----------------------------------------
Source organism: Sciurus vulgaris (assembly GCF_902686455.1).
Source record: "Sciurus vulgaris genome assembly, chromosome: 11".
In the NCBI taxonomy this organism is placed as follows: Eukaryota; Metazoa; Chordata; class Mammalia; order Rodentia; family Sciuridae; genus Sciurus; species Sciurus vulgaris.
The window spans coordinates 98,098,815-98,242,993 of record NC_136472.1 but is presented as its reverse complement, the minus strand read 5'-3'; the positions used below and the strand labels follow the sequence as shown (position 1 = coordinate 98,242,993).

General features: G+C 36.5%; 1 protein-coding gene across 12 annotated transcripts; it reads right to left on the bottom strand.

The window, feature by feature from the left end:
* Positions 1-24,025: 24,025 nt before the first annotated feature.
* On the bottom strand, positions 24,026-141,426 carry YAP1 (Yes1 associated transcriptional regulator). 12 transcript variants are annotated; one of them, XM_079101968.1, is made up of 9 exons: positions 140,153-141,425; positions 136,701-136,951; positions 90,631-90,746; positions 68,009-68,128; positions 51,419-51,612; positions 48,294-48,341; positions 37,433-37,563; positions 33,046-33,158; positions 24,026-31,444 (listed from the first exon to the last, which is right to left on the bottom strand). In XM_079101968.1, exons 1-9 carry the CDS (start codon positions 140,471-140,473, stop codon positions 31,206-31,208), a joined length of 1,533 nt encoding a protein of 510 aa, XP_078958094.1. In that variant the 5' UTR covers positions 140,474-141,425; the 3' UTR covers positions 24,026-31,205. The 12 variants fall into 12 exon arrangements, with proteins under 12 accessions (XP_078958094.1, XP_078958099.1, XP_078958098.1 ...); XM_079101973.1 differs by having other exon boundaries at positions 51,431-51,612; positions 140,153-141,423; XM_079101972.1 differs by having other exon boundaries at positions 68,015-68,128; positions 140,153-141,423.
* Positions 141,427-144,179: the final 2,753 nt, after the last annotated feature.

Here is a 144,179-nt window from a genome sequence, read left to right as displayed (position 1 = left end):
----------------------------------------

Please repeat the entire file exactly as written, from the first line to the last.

Source organism: Sciurus vulgaris (assembly GCF_902686455.1).
Source record: "Sciurus vulgaris genome assembly, chromosome: 11".
In the NCBI taxonomy this organism is placed as follows: Eukaryota; Metazoa; Chordata; class Mammalia; order Rodentia; family Sciuridae; genus Sciurus; species Sciurus vulgaris.
The window spans coordinates 98,098,815-98,242,993 of record NC_136472.1 but is presented as its reverse complement, the minus strand read 5'-3'; the positions used below and the strand labels follow the sequence as shown (position 1 = coordinate 98,242,993).

General features: G+C 36.5%; 1 protein-coding gene across 12 annotated transcripts; it reads right to left on the bottom strand.

The window, feature by feature from the left end:
* Positions 1-24,025: 24,025 nt before the first annotated feature.
* On the bottom strand, positions 24,026-141,426 carry YAP1 (Yes1 associated transcriptional regulator). 12 transcript variants are annotated; one of them, XM_079101968.1, is made up of 9 exons: positions 140,153-141,425; positions 136,701-136,951; positions 90,631-90,746; positions 68,009-68,128; positions 51,419-51,612; positions 48,294-48,341; positions 37,433-37,563; positions 33,046-33,158; positions 24,026-31,444 (listed from the first exon to the last, which is right to left on the bottom strand). In XM_079101968.1, exons 1-9 carry the CDS (start codon positions 140,471-140,473, stop codon positions 31,206-31,208), a joined length of 1,533 nt encoding a protein of 510 aa, XP_078958094.1. In that variant the 5' UTR covers positions 140,474-141,425; the 3' UTR covers positions 24,026-31,205. The 12 variants fall into 12 exon arrangements, with proteins under 12 accessions (XP_078958094.1, XP_078958099.1, XP_078958098.1 ...); XM_079101973.1 differs by having other exon boundaries at positions 51,431-51,612; positions 140,153-141,423; XM_079101972.1 differs by having other exon boundaries at positions 68,015-68,128; positions 140,153-141,423.
* Positions 141,427-144,179: the final 2,753 nt, after the last annotated feature.

Here is a 144,179-nt window from a genome sequence, read left to right as displayed (position 1 = left end):